People look at a mural by artist Diego Rivera at the Art Institute of Detroit in Detroit, Michigan.

People look at a mural by artist Diego Rivera at the Art Institute of Detroit in Detroit, Michigan. Photo: Reuters

Standing in a sun-filled glass covered atrium in the heart of the Detroit Institute of the Arts, one of America's great public galleries, a guide gazed up at one of the famous Diego Rivera murals and said to a visitor: “These ones are safe.”

What she meant was that the murals are frescos, created by painting pigment directly into wet plaster prepared on the walls.

You can't easily remove a fresco and sell it, and these days nothing that can be ripped out of Detroit and sold can truly be considered safe. (For example, the city has already harvested the poles from its fire stations and sold them for scrap.)

This week Detroit finally cleared the last legal hurdle preventing it from entering bankruptcy, with a court authorising an application filed in July when the city admitted it had no chance of repaying its 100,000 creditors the $US18 billion ($20 billion) it owes them.

Now the most powerful man in town is the unelected emergency manager, Kevyn Orr, whose task it is to decide whose pensions shall be cut, whose debts shall be paid and which treasures will be sold off in order to complete the process.

Detroit is the largest city in America ever to suffer such an indignity.

Mr Orr has now turned his eyes to the Detroit Institute of the Arts, one of America's great art museums, with a collection of 66,000 pieces largely gathered when Detroit was the largest industrial centre on earth.

Christie's Auction House has begun an initial appraisal of 496 works from the collection and come up with an estimate of $US2 billion, a smaller amount than was expected. The value of works purchased by the city from the initial appraisal was estimated as being between $450 million and $800 million.

The gallery has vowed to defend the collection in court if necessary, a process that could pit the DIA and its supporters against city workers who face losing pensions they have been contributing to for years.

The gallery declined on the recommendation of its lawyers, but pointed to previous statements it had made.

In August the gallery said it would co-operate with Christie's evaluation, but added that it held its collection in a charitable trust that could not be sold, and argued that Mr Orr would undercut the city's recovery by selling off its most important cultural institution.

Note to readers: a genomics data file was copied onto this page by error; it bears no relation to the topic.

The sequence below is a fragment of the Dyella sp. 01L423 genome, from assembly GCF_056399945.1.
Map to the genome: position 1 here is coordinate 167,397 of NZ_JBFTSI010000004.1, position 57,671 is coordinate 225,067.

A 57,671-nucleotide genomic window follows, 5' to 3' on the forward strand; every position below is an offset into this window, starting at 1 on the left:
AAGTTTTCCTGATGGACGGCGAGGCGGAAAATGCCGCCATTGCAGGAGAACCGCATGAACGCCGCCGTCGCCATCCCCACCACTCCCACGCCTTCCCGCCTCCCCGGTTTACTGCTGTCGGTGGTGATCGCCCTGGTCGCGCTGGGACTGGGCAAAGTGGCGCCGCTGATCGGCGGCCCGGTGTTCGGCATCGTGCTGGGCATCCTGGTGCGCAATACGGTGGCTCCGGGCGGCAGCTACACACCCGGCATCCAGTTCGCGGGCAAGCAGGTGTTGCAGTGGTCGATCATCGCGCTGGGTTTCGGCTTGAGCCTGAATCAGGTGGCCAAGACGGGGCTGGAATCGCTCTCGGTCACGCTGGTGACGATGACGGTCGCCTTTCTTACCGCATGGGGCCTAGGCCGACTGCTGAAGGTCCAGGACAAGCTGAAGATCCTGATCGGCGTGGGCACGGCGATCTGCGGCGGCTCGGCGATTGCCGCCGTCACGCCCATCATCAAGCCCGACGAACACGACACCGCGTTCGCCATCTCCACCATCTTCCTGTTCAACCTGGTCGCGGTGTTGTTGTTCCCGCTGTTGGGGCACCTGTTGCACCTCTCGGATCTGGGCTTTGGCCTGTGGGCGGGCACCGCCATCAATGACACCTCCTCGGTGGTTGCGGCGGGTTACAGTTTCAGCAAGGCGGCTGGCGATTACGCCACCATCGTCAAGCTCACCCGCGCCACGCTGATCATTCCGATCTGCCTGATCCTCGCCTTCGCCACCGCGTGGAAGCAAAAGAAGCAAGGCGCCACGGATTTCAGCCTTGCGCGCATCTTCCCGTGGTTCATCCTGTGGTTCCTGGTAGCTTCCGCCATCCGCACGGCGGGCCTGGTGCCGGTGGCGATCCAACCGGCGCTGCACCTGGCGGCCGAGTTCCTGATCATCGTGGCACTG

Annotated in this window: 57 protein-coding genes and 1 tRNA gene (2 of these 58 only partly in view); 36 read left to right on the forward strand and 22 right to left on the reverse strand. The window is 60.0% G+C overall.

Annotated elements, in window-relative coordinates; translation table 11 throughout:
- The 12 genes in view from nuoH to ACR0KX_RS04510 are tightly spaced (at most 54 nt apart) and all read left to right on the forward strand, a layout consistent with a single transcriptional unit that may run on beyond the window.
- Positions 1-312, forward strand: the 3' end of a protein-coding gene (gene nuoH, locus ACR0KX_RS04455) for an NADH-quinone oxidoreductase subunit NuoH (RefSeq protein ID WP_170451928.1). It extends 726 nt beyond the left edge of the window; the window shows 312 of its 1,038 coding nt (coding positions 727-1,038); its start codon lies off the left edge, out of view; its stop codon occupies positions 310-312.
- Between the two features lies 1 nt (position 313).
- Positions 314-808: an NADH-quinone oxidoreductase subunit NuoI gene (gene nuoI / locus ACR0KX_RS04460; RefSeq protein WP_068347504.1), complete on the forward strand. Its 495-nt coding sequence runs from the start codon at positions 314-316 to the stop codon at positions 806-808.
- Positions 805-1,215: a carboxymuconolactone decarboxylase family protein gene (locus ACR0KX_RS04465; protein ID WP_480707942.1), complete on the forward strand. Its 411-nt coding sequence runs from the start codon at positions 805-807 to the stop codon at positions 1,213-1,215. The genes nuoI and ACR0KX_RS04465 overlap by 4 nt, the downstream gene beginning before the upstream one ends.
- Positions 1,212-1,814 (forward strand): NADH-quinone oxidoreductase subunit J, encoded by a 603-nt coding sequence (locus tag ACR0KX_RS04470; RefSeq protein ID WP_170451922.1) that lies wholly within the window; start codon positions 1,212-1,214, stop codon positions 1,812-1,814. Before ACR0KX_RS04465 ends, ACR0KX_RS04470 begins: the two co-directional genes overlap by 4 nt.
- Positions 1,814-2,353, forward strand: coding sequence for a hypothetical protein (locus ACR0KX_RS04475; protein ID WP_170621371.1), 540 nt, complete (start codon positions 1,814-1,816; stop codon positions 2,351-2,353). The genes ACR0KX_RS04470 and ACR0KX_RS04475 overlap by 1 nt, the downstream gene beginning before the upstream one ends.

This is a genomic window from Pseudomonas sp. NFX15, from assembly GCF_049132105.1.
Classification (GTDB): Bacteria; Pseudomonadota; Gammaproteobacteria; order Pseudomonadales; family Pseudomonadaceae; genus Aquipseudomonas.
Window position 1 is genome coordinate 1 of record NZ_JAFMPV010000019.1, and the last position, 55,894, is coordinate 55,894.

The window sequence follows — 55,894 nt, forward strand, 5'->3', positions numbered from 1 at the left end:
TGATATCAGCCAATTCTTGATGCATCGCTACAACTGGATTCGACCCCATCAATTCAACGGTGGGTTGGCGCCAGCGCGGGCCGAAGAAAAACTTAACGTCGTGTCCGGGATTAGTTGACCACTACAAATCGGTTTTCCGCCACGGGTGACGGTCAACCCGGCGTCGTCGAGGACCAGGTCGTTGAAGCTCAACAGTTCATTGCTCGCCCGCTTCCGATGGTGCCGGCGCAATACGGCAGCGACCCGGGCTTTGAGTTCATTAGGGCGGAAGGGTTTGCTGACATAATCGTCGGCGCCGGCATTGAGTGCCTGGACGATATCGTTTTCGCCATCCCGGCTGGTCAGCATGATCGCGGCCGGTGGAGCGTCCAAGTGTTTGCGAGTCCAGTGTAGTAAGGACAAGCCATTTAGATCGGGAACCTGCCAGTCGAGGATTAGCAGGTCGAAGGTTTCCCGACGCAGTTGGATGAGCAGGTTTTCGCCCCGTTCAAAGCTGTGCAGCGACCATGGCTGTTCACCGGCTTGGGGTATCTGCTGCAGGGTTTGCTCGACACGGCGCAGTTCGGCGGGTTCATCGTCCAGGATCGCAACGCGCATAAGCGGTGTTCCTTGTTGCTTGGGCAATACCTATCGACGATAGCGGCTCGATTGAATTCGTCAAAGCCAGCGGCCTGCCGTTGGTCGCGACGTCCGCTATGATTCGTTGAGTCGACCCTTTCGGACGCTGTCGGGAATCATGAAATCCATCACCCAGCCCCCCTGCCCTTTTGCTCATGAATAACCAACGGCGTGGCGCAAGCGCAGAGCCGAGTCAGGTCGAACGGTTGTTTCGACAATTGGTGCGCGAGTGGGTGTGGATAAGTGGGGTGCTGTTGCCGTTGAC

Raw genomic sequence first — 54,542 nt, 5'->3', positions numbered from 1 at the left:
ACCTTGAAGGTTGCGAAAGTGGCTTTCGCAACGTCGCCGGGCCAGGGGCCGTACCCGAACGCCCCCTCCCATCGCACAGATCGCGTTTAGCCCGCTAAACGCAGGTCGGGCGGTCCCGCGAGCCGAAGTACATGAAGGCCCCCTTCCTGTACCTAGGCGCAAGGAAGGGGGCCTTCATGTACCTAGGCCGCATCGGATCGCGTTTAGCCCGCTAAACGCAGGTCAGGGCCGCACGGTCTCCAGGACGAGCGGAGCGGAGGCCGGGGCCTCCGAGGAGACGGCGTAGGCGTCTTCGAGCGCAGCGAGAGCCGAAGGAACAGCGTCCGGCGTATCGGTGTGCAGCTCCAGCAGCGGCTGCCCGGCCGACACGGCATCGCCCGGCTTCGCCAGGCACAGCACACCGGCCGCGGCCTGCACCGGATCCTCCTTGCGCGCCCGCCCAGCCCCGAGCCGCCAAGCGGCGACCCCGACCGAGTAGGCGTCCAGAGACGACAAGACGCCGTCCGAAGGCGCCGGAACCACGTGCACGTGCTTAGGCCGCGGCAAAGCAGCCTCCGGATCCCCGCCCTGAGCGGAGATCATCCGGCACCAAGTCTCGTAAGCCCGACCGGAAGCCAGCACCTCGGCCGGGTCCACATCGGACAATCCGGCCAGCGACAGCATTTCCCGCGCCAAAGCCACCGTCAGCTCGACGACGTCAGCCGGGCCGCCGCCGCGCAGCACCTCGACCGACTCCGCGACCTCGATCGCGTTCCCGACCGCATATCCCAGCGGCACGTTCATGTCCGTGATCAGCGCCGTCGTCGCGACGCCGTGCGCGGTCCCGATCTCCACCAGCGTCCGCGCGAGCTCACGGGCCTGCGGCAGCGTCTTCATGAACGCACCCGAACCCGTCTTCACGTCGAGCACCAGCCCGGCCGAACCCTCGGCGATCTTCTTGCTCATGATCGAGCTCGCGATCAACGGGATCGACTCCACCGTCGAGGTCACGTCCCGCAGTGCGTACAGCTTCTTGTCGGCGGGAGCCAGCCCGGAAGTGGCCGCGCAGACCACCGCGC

Donors have already begun to offer funds to save the collection. On Friday, philanthropist A. Paul Schaap pledged $5 million.

Mr Orr has suggested that there may be other solutions than simply auctioning off the works. Shares could be sold in some of the gallery's masterpieces, with their various part owners allowed to borrow them from the museum.

The crisis in Detroit is so deep that it has become a kind of laboratory for inventive civic approaches from across the political spectrum.

In the city's centre, a small recovery has begun to be built around the massive investment by a handful of people who are buying and restoring some of the city's famed towers and moving their workforces into the new office and apartment buildings.

With the city government unable to provide even the most basic services the investors have rebuilt city parks, reinstalled streetlights, hired private security guards and paid for street cleaning and rubbish collection.

The early success of the downtown revitalisation and the abundance of cheap real estate has led to an influx of young creatives pushed out of such cities as San Francisco and New York by high prices.

In the near-empty and decaying suburbs that ring the city, urban farming groups have taken over vast swathes of land. Some seek simply to clear the abandoned buildings and halt the urban blight for those who remain, but other groups hope Detroit could become a new model city, able to feed itself from produce grown within its borders.